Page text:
The struggle of foreigners in Spain battling with the administration

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The struggle of foreigners in Spain battling with the administration

Before the coronavirus crisis, the departments managing the different administrative procedures for foreign citizens were already overwhelmed, but the post-Covid era makes things longer and more complicated. 

In Spain, the expats and immigrants who have to be in contact with the administrations are battling permanently: whether it is for an “empadronamiento” at the town hall, a NIE, a residence certificate, a TIE (tarjeta de identidad de un extranjero), a social security number, a digital certificate or a resolution which gives the right to live in Spain, the police stations’ offices, government delegations, Social Insurance or the Hacienda (the Spanish tax authorities) are just jammed to the point that most of the time it is impossible to get an appointment. Preventive measures against Covid have reduced the number of civil servants and some departments have hardly reopened to the public. Since we have been confronted with the pandemic, the government has been forced to start digitising most administrative procedures but inevitably some have to be done in person. There is a limit to digitisation.

With the end of the state of emergency and the feeble recovery of procedures in-person, the public reception capacity of the police and the administrations in general, is more saturated than ever, because thousands of procedures were on standby: now they have been slowed down or even stopped.

The untouchable appointment

In the main cities of Spain, getting an appointment has become impossible except for “gestorerias”, law firms or relocation companies, that are used to spending hours behind screens trying to get one… sometimes unsuccessfully. And this trophy (an appointment is sometimes sold at a high price by unscrupulous offices) is just a first step: indeed, certain documents as common as a residence certificate for a European Union citizen have become surprisingly hard to obtain, with requirements that are different depending on the province and sometimes totally far-fetched.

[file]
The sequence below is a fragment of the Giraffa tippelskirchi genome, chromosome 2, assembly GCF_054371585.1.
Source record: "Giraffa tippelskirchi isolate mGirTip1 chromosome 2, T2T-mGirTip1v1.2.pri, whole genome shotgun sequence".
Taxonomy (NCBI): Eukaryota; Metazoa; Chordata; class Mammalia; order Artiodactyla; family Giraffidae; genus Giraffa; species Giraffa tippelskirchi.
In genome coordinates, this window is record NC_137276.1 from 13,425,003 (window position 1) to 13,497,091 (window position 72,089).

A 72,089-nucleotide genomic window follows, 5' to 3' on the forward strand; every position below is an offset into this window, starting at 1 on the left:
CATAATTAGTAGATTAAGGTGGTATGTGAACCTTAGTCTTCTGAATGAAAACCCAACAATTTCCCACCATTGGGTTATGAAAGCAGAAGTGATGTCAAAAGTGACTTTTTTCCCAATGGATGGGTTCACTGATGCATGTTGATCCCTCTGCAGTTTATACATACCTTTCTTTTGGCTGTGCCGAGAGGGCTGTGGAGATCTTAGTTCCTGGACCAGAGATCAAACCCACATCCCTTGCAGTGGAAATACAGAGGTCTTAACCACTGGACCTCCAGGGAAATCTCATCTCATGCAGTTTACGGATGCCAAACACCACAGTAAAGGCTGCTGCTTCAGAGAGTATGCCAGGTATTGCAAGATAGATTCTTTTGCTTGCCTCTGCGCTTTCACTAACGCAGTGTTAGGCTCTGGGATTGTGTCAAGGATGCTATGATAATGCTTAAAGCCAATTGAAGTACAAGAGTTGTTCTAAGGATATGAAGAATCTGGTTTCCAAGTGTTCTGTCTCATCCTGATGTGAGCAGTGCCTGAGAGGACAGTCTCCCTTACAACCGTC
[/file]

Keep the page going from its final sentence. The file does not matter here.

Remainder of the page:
On top of this, in the 3 provinces of the Communidad Valenciana (Castellon, Valencia and Alicante), the police stations have received the order not to issue anymore white NIEs (the famous Foreigners’ Identity Number), a trophy that allows you to open a bank account, get a phone number or a social security number to be able to work… However, the softwares of ALL administrations, most banks and water, gas and insurance companies only work with a Spanish DNI or NIE and hardly ever with a passport number. As a consequence, the move of many Europeans is totally blocked. So they have to apply directly for a residency status, which requires 10 times more paperwork, to get the famous NIE number appearing on the small green card… and this is if they manage to get an appointment and have all the right documents requested by the police.

The vast majority of civil servants find this situation regrettable and ask their respective ministries for more human and material resources. But Spain is not the only country with these problems.

Therefore, the life of a foreigner (especially those from countries outside the Schengen area) is not simple: without a valid residence permit, banks block their accounts, travel is more complicated and employment contracts are harder to get with suspicious employers.

According to figures from the National Statistics Institute, more than five million foreigners live in Spain, 63% of whom are not EU citizens.

Laurence Lemoine

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